Top BNP executive to go as talks on U.S. penalty gather pace
By Andrew Callus and Maya Nikolaeva
PARIS (Reuters) - The chief operating officer of BNP Paribas is to step down at the end of June and retire completely on Sept. 30, France's biggest bank announced on Thursday as talks with U.S. authorities over a potential $10 billion fine gathered pace.
New York's banking regulator had requested the departure of the long-serving Georges Chodron de Courcel as part of a settlement for alleged violations of sanctions against Iran, Sudan and other countries, a person familiar with the matter told Reuters on June 5.
U.S. authorities - five of them in all including the New York financial regulator - are investigating whether BNP evaded U.S. sanctions between 2002 and 2009. Sources familiar with the matter say they are trying to establish whether the bank stripped out identifying information from wire transfers so they could pass through the U.S. financial system without raising red flags.
Conference calls with various U.S. authorities are taking place every six hours, a source familiar with the matter in France said.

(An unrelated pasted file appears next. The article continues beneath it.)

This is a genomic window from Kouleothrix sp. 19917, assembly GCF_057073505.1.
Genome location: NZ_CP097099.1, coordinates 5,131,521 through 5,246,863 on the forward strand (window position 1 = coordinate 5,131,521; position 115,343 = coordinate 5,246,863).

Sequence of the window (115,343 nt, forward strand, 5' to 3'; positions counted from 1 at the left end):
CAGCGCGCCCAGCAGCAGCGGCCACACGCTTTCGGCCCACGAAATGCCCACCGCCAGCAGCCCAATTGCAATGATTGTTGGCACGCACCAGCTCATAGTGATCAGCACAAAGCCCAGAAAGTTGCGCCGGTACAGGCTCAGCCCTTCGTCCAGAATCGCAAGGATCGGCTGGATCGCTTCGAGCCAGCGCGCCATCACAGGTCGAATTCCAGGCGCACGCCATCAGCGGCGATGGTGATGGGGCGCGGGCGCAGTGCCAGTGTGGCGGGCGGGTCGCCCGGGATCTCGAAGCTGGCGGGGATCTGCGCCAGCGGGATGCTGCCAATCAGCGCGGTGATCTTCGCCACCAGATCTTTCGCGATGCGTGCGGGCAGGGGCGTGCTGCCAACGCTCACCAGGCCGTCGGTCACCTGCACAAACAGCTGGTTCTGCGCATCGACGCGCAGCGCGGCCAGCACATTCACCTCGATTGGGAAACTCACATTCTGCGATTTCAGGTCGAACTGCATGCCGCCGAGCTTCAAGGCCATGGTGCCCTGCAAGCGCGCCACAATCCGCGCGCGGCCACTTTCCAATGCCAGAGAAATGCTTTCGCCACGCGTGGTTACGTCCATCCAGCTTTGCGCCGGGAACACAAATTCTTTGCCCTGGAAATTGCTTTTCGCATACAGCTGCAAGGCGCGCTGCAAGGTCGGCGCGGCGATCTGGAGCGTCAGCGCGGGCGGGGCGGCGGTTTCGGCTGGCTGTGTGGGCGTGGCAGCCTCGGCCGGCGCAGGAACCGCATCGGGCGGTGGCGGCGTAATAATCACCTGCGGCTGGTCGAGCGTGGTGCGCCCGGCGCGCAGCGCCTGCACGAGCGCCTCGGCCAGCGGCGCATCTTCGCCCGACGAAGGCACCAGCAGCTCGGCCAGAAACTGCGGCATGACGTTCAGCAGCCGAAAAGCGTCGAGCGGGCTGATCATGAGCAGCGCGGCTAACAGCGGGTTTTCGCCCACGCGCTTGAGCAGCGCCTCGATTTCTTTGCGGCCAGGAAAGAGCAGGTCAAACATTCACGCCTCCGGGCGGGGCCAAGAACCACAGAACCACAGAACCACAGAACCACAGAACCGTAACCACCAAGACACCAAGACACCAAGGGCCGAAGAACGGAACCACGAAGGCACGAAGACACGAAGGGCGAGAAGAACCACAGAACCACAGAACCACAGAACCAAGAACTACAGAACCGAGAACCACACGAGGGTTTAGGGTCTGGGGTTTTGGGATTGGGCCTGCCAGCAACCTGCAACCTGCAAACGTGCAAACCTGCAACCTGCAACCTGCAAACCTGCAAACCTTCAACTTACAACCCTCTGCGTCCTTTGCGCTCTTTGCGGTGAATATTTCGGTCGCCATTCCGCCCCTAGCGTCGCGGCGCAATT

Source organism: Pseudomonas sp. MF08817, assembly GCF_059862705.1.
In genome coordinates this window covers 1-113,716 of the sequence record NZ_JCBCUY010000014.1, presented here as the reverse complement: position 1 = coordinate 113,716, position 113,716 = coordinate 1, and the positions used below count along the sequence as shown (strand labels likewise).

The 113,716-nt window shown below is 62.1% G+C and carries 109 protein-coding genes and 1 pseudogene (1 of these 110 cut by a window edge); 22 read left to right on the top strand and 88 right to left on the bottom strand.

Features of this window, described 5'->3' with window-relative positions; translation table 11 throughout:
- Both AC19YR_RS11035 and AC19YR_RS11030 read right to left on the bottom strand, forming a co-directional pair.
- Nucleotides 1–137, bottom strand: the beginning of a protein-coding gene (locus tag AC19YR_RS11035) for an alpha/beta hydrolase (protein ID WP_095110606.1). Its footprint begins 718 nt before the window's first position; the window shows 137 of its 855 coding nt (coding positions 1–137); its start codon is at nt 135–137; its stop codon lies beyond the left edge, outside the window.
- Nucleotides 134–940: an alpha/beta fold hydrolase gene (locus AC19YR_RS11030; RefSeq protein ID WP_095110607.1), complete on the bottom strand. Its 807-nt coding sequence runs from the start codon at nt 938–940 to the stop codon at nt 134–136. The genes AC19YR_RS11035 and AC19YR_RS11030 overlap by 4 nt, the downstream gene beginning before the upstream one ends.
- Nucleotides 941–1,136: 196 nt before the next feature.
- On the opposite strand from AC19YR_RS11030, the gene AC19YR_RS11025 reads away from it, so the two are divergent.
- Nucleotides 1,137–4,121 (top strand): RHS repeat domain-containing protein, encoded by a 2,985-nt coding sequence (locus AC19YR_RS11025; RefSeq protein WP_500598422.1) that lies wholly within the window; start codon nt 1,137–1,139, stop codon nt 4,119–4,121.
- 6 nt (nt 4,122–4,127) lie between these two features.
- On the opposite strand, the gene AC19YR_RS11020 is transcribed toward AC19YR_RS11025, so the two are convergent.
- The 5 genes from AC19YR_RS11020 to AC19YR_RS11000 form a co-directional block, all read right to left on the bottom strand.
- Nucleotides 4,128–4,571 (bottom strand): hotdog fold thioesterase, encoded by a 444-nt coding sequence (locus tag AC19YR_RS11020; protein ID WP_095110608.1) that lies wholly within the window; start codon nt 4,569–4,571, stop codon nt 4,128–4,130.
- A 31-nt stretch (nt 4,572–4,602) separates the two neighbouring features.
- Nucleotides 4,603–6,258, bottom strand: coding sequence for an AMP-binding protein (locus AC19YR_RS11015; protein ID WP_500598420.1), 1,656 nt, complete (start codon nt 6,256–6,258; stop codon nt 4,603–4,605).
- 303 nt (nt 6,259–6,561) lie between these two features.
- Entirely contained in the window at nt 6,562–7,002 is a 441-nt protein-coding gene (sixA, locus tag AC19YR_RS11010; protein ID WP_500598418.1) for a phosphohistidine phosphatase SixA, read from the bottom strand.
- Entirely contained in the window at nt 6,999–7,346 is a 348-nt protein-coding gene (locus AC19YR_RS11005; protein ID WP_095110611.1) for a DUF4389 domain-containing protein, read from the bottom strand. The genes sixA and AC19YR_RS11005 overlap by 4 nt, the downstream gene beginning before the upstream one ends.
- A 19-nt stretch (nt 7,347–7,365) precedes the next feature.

"Negotiations are far from over, but everybody would like to see the case move forward quickly," the source said. "We understand that the U.S. authorities want to reach a settlement before July 4 at the latest."
BNP Paribas did not mention the investigation in its announcement. It said the 64-year-old's departure, in less than three weeks' time, was at his own request and would allow him to comply with new French bank regulations on the number of directorships he can hold.
Chodron de Courcel is one of the bank's three most senior managers under Chief Executive Jean-Laurent Bonnafe and has direct responsibility for the investment banking activities that are at the centre of the investigation.
A spokeswoman for the bank said he had planned to retire this year anyway and would not comment further on the U.S. proceedings. A source familiar with matter said last week the bank was not considering executive departures in connection with the negotiations. Continued...